Security, political and technical threats are hanging over Microsoft (NASDAQ:MSFT) out-the-gate in 2021. But for investors the big picture suggests opportunity may be knocking rather than longer-term bearish intruders. Let’s take a look at what’s happening off and on the price chart of Microsoft stock and offer a risk-adjusted determination of how to position aligned with those findings.
It’s been a less-than-terrific start to the new year for Microsoft shareholders. Following 2020’s strong rally of 43% to record highs, MSFT has given back just over 4.5% in less than a week. The pressure appears to have a couple factors at play.
Earlier this week investors reacted bearishly to an update from Microsoft regarding December’s SolarWinds (NYSE:SWI) cyberattack of U.S. government networks. The company announced some of its closely-guarded source code were accessed as part of the hack.
Along with broader market worries surrounding Covid-19 cases, MSFT shares spilled lower by more than 2%.
But it was Wednesday’s ballot box favoring a win for Democrats in the Senate that found Microsoft and many large-cap tech unceremoniously turning back the clock by a couple weeks on stock prices. The specter of raised antitrust action and government interference weighed on the group. The possibility of higher corporate taxes also helped drag stocks lower.
Broker Wedbush chimed in stating it expects “much more scrutiny and sharper teeth” against Facebook (NASDAQ:FB), Apple (NASDAQ:AAPL), Amazon (NASDAQ:AMZN), Netflix (NASDAQ:NFLX) and Alphabet (NASDAQ:GOOGL) with Democrats in control of Congress. And while Microsoft isn’t in the crosshairs of regulators, the motion to dismiss the 50-day simple moving average as a key witness for the MSFT defense was repealed.
Microsoft Stock Weekly Price Chart
Source: Charts by TradingView
To be certain, it’s a bearish news cycle at the moment for Microsoft. As indicated, investors aren’t standing idly by. But another challenge today is a richly-priced market and Microsoft’s price multiple expansion the past few years. Shares fetch 33x earnings. That’s roughly 65% more than what Microsoft cost in 2016 when shares traded at a price multiple of 20x.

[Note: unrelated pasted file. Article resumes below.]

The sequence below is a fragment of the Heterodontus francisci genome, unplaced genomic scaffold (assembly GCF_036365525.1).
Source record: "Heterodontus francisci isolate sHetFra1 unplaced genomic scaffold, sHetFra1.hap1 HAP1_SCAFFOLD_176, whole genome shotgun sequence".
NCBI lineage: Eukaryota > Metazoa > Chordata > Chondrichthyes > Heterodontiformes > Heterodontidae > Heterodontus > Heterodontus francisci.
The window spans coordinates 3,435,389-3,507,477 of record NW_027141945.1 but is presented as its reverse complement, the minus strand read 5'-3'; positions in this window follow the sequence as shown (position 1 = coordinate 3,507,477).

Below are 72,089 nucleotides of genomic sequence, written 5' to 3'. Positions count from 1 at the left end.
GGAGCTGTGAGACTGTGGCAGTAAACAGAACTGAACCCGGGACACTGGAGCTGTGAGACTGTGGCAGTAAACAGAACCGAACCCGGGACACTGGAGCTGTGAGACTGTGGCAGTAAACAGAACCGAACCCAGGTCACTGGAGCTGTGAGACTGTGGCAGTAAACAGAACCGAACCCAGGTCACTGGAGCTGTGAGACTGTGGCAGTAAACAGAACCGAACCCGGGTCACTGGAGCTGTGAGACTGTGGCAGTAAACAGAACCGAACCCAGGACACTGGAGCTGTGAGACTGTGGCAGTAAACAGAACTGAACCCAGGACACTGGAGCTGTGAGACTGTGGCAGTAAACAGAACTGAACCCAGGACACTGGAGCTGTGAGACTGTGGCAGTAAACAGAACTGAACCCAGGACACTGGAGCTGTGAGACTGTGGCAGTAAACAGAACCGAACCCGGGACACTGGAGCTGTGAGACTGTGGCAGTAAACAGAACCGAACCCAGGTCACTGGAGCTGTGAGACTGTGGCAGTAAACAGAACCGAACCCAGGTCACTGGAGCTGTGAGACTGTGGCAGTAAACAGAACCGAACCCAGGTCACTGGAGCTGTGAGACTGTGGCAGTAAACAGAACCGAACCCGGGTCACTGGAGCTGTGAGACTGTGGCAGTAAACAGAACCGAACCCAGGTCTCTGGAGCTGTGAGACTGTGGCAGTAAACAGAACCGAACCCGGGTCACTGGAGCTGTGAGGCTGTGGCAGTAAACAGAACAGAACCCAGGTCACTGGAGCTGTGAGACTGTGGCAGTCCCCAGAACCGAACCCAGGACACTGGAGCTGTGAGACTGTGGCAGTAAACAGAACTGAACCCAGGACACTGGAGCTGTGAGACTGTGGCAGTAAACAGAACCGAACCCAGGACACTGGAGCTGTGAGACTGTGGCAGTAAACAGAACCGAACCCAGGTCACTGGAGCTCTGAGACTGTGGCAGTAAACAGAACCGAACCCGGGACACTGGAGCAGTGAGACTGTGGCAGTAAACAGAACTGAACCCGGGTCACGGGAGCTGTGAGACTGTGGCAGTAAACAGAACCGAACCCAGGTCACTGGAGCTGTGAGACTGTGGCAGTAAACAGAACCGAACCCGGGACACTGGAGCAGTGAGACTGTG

Still, the Microsoft story has changed decidedly for the better.
Today’s successful rebooted growth engine, spearheaded by Microsoft’s cloud business, shows no signs of slowing. And an up-and-coming area like artificial intelligence offers to enhance the company’s reach in the coming years. Mindfully, during that leaner era which investors now reflect back on and call ‘cheap,’ the reality was very different. Microsoft was widely regarded as an old tech anachronism with no chance for growth. It traded at 20x earnings because there was little under the hood to be excited about.
Regarding Microsoft stock’s technical picture, Wednesday’s decline saw the 50-SMA, a favorite of institutional investors, fall to the wayside. It could be a sign harder times are upon investors.
The past several sessions have also changed the pattern characteristics of MSFT. An interpreted bullish irregular double-bottom base now has a more triangular shape to it. The subtle shift could also be hinting more bearish challenges lay ahead. But let’s not put the cart before the horse.
Most important to a still-pertinent bull case, Microsoft remains inside triangle support. Along with its healthy six months of corrective price activity and today’s oversold monthly stochastics setup, a breakout above pattern resistance confirmed by a bullish crossover would send a powerful intermediate-term buy signal for investors.
For now, I’d suggest monitoring MSFT stock from the sidelines. In the coming weeks if Microsoft can be picked up with the benefit of the price confirmation described above, a March collar to hedge the position would be a favored way to gain initial exposure to shares.
Bottom-line, trends can persist for much longer than most of us give them credit for. Even expensive-looking ones like MSFT. But in the event the music stops, knowing your real stock risk in advance and having it guaranteed with a collar strategy is smart business for investors inside and beyond Covid-19.
On the date of publication, Chris Tyler does not hold, directly or indirectly, positions in any securities mentioned in this article.
Chris Tyler is a former floor-based, derivatives market maker on the American and Pacific exchanges. The information offered is based on his professional experience but strictly intended for educational purposes only. Any use of this information is 100% the responsibility of the individual. For additional market insights and related musings, follow Chris on Twitter @Options_CAT and StockTwits.